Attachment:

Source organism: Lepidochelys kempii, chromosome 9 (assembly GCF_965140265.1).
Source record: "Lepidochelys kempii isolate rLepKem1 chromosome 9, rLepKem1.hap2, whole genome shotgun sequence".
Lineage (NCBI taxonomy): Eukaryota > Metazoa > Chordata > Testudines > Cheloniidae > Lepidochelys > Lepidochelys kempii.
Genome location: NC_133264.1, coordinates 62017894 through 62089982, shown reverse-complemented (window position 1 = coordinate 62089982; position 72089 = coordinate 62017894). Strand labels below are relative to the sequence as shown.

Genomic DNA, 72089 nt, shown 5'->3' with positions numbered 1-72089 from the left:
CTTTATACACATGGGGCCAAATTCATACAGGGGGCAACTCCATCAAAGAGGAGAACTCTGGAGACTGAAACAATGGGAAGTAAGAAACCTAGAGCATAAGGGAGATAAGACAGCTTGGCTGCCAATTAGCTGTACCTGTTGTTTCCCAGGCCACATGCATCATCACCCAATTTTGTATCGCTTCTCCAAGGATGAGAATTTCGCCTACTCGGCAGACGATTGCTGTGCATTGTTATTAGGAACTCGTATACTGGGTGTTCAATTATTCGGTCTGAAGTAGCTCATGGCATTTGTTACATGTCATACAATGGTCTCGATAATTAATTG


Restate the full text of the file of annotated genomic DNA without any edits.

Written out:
Source organism: Lepidochelys kempii, chromosome 9 (assembly GCF_965140265.1).
Source record: "Lepidochelys kempii isolate rLepKem1 chromosome 9, rLepKem1.hap2, whole genome shotgun sequence".
Lineage (NCBI taxonomy): Eukaryota > Metazoa > Chordata > Testudines > Cheloniidae > Lepidochelys > Lepidochelys kempii.
Genome location: NC_133264.1, coordinates 62017894 through 62089982, shown reverse-complemented (window position 1 = coordinate 62089982; position 72089 = coordinate 62017894). Strand labels below are relative to the sequence as shown.

Genomic DNA, 72089 nt, shown 5'->3' with positions numbered 1-72089 from the left:
CTTTATACACATGGGGCCAAATTCATACAGGGGGCAACTCCATCAAAGAGGAGAACTCTGGAGACTGAAACAATGGGAAGTAAGAAACCTAGAGCATAAGGGAGATAAGACAGCTTGGCTGCCAATTAGCTGTACCTGTTGTTTCCCAGGCCACATGCATCATCACCCAATTTTGTATCGCTTCTCCAAGGATGAGAATTTCGCCTACTCGGCAGACGATTGCTGTGCATTGTTATTAGGAACTCGTATACTGGGTGTTCAATTATTCGGTCTGAAGTAGCTCATGGCATTTGTTACATGTCATACAATGGTCTCGATAATTAATTG